The cytochromes c of Campylobacter sputorum subspecies Mucosalis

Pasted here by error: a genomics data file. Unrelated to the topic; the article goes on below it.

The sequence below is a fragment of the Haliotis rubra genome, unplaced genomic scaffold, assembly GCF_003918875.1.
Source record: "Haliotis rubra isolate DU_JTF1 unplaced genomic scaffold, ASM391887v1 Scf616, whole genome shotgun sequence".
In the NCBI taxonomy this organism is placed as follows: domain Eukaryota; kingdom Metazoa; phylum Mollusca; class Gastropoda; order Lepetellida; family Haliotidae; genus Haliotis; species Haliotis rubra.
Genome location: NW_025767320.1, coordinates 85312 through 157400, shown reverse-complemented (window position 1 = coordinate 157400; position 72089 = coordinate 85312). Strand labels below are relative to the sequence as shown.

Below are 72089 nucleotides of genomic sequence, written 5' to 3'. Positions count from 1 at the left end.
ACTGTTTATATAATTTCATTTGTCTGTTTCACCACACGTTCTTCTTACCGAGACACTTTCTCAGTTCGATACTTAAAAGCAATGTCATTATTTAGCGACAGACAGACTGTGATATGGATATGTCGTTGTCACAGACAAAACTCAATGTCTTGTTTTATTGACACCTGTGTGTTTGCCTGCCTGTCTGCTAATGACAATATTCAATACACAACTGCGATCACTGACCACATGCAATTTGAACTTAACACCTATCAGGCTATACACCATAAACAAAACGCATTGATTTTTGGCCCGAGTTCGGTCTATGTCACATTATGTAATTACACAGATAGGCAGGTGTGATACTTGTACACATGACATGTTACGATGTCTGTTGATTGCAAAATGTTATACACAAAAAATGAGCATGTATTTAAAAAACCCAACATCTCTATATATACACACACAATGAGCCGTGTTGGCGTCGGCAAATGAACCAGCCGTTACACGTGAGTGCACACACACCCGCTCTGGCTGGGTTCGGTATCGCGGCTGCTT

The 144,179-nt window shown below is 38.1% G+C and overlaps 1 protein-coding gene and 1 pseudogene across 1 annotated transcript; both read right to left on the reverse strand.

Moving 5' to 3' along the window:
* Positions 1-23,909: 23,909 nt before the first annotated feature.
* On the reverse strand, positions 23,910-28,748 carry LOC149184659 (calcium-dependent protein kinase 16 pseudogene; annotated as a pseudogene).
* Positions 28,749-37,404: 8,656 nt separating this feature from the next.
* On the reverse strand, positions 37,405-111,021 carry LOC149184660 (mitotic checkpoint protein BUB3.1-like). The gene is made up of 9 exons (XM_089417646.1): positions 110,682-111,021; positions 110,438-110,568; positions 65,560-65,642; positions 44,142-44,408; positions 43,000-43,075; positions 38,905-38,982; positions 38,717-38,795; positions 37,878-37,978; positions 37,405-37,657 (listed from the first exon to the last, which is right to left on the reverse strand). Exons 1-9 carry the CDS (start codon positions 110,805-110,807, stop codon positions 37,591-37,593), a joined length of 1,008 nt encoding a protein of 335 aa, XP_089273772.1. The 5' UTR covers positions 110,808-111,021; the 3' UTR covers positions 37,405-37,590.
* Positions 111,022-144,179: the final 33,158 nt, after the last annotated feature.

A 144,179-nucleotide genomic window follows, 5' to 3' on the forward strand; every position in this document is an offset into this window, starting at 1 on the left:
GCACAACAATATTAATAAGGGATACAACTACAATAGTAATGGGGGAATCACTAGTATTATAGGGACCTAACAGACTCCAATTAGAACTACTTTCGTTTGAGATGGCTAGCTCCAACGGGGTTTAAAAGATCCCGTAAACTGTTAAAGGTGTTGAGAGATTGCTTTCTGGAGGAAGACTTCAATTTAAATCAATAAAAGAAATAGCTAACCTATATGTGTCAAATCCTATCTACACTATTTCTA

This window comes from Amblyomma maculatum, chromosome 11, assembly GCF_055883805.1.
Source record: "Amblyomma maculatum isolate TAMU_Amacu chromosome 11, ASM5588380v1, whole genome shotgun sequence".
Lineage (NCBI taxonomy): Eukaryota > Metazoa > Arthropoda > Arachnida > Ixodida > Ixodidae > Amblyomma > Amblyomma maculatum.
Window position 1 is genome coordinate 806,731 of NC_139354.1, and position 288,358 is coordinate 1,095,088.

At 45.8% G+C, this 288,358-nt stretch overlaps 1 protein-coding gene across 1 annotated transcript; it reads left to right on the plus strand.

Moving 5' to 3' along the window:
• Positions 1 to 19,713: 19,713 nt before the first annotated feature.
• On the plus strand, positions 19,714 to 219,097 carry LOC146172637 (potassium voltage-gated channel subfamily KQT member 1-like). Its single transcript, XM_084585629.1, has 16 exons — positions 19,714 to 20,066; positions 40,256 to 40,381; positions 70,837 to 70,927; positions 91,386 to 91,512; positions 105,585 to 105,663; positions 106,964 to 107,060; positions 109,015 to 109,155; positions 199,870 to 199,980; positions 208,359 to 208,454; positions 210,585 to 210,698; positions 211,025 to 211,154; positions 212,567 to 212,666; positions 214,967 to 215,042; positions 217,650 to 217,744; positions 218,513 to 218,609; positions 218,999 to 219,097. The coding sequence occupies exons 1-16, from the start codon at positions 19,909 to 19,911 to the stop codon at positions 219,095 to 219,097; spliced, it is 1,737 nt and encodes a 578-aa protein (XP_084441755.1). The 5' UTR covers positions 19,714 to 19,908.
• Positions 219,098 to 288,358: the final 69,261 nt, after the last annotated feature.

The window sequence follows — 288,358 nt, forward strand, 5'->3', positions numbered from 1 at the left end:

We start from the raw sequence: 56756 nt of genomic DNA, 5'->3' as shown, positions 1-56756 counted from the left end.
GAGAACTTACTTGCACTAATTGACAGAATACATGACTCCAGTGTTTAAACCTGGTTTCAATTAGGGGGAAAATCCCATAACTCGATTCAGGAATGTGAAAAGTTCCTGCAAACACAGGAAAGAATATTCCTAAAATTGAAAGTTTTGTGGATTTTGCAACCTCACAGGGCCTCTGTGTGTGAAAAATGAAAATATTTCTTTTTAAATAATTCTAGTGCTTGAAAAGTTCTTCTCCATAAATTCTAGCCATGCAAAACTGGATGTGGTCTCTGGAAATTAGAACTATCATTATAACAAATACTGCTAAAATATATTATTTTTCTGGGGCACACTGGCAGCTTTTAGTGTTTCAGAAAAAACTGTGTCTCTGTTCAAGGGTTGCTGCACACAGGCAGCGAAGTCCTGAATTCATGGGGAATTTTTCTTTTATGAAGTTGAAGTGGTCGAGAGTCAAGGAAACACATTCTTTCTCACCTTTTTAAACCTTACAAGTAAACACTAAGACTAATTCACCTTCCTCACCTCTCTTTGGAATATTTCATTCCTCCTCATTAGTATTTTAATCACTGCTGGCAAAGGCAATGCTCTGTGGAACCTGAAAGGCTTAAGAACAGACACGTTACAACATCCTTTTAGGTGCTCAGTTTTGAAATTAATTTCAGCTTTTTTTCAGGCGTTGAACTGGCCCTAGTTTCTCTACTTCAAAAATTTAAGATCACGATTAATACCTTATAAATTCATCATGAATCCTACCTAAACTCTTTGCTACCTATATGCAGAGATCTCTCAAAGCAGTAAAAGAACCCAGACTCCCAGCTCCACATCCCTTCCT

Campylobacter sputorum subspecies mucosalis, the causative organism of porcine intestinal adenomatosis, will grow microaerophillically in the presence of hydrogen as an electron donor, and under these conditions contains a high complement of c-type cytochromes. The cytochromes c in a crude extract of the organism were examined by redox potentiometry. The redox potentiometric data were consistent with the presence of at least two low midpoint potential and two high midpoint potential cytochromes c. Furthermore the prediction could be made that one of the high midpoint potential cytochromes contains an asymmetric α-peak. A high midpoint potential cytochrome c was isolated and then characterized with respect to its spectrum, midpoint potential, amino acid composition and N-terminal sequence. The pure cytochrome was shown to exhibit a midpoint potential close to that predicted from titration of the crude preparations and to possess a markedly asymmetric α-peak. The cytochrome exhibits similarities to a number of high midpoint potential low spin cytochromes c and has been compared to these. Partial isolation and characterization of three low midpoint potential low spin cytochromes c was possible. These cytochromes (the cytochromes c552) show no similarity to other low potential cytochromes c reported in the literature with respect to spectrum and molecular weights and are apparently unique to the organism. The presence of both low midpoint and high midpoint potential cytochromes c has so far been reported for only a few organisms, including members of the genus Campylobacter. In the light of the redox potentiometric data, the electron transport chain of Campylobacter sputorum subspecies mucosalis has been compared to those of other well studied organisms.